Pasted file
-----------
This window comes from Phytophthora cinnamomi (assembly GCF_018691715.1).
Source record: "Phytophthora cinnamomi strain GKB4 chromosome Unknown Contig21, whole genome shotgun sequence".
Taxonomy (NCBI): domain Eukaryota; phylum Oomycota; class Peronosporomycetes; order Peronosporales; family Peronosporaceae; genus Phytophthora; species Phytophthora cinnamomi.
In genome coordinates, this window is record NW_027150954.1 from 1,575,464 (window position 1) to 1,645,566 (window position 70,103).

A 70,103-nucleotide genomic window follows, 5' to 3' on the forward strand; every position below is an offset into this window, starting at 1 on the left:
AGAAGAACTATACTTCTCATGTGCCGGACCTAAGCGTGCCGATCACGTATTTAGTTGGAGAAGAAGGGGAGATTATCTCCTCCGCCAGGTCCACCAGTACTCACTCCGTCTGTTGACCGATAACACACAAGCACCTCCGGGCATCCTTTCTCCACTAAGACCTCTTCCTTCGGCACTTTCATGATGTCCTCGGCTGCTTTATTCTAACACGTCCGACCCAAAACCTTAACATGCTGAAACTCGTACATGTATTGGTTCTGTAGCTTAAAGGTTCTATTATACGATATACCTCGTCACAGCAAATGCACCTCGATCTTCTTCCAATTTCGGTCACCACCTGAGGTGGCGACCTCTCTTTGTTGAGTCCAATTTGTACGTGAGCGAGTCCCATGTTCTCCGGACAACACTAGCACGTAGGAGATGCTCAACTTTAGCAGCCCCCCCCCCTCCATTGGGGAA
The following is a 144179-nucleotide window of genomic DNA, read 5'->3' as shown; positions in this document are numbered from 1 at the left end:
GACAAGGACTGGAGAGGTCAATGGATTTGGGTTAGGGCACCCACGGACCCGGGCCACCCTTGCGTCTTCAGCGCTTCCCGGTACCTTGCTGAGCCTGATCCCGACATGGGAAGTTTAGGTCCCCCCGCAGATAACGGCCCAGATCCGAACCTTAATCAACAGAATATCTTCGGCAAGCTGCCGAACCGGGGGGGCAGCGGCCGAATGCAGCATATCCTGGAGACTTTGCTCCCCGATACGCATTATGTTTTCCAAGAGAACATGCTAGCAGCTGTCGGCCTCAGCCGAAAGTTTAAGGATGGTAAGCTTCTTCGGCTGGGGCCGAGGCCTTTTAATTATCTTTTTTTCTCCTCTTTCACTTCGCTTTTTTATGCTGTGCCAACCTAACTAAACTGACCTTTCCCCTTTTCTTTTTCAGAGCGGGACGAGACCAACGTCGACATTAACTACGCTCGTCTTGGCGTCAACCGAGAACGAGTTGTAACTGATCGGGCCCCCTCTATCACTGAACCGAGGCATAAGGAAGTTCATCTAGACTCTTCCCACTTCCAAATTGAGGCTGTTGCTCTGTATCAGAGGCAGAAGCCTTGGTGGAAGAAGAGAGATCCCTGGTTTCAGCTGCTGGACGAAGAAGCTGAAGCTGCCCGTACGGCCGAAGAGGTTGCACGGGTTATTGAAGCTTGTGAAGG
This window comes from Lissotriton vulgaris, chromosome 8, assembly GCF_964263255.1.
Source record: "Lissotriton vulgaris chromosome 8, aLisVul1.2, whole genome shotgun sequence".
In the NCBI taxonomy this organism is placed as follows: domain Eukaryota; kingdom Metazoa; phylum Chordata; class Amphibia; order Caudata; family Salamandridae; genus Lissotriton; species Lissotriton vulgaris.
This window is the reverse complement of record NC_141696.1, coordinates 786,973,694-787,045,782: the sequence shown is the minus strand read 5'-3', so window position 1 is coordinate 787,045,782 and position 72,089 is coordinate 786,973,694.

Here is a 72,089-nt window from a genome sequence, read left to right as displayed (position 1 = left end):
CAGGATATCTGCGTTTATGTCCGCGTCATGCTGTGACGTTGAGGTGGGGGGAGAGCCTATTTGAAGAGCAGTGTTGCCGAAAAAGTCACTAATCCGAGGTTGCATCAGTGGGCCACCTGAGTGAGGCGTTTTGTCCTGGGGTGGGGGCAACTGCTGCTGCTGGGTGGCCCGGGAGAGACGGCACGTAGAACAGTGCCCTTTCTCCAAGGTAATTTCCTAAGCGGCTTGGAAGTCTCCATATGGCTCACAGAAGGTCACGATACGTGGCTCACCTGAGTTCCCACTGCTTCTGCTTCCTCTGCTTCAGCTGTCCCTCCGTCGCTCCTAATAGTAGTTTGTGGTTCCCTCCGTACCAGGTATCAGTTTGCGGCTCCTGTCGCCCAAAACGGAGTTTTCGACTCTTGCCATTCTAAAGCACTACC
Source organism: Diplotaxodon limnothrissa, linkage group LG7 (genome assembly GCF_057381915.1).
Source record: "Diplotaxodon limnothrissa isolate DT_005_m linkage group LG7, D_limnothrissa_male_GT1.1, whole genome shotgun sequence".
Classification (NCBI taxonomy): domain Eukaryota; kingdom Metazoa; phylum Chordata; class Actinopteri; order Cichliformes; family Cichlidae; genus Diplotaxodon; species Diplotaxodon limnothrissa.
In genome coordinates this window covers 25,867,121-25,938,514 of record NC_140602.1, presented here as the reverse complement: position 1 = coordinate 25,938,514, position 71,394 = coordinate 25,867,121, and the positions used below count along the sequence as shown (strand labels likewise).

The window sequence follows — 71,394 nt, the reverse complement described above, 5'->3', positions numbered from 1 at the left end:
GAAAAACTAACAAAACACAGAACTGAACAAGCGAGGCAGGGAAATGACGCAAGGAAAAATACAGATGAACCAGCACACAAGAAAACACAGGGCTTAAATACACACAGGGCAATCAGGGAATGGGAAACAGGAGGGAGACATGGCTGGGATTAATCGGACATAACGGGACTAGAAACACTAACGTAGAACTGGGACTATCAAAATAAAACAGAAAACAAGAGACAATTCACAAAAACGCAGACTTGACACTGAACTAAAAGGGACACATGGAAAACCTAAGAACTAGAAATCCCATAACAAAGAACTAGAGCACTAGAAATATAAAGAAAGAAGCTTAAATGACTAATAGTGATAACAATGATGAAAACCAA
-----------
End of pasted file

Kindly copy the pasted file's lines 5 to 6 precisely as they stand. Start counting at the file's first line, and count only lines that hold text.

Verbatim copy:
A 70,103-nucleotide genomic window follows, 5' to 3' on the forward strand; every position below is an offset into this window, starting at 1 on the left:
AGAAGAACTATACTTCTCATGTGCCGGACCTAAGCGTGCCGATCACGTATTTAGTTGGAGAAGAAGGGGAGATTATCTCCTCCGCCAGGTCCACCAGTACTCACTCCGTCTGTTGACCGATAACACACAAGCACCTCCGGGCATCCTTTCTCCACTAAGACCTCTTCCTTCGGCACTTTCATGATGTCCTCGGCTGCTTTATTCTAACACGTCCGACCCAAAACCTTAACATGCTGAAACTCGTACATGTATTGGTTCTGTAGCTTAAAGGTTCTATTATACGATATACCTCGTCACAGCAAATGCACCTCGATCTTCTTCCAATTTCGGTCACCACCTGAGGTGGCGACCTCTCTTTGTTGAGTCCAATTTGTACGTGAGCGAGTCCCATGTTCTCCGGACAACACTAGCACGTAGGAGATGCTCAACTTTAGCAGCCCCCCCCCCTCCATTGGGGAA